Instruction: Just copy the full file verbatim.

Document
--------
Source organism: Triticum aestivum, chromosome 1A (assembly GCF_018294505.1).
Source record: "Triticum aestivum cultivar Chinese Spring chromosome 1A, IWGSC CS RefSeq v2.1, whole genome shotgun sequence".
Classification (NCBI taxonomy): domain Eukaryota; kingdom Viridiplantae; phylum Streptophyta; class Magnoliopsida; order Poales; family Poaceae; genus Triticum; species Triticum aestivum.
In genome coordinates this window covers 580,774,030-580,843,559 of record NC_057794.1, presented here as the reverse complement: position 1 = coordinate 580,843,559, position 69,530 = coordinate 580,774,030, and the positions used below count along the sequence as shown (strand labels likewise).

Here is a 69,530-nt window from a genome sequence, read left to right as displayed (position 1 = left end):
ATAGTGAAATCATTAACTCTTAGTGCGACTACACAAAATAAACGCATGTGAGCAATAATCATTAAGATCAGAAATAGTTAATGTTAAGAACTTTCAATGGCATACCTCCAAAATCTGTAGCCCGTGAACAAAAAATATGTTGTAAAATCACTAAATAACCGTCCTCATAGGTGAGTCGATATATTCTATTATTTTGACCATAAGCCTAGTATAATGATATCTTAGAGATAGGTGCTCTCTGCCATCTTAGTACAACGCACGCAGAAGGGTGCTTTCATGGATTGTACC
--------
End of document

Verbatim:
Source organism: Triticum aestivum, chromosome 1A (assembly GCF_018294505.1).
Source record: "Triticum aestivum cultivar Chinese Spring chromosome 1A, IWGSC CS RefSeq v2.1, whole genome shotgun sequence".
Classification (NCBI taxonomy): domain Eukaryota; kingdom Viridiplantae; phylum Streptophyta; class Magnoliopsida; order Poales; family Poaceae; genus Triticum; species Triticum aestivum.
In genome coordinates this window covers 580,774,030-580,843,559 of record NC_057794.1, presented here as the reverse complement: position 1 = coordinate 580,843,559, position 69,530 = coordinate 580,774,030, and the positions used below count along the sequence as shown (strand labels likewise).

Here is a 69,530-nt window from a genome sequence, read left to right as displayed (position 1 = left end):
ATAGTGAAATCATTAACTCTTAGTGCGACTACACAAAATAAACGCATGTGAGCAATAATCATTAAGATCAGAAATAGTTAATGTTAAGAACTTTCAATGGCATACCTCCAAAATCTGTAGCCCGTGAACAAAAAATATGTTGTAAAATCACTAAATAACCGTCCTCATAGGTGAGTCGATATATTCTATTATTTTGACCATAAGCCTAGTATAATGATATCTTAGAGATAGGTGCTCTCTGCCATCTTAGTACAACGCACGCAGAAGGGTGCTTTCATGGATTGTACC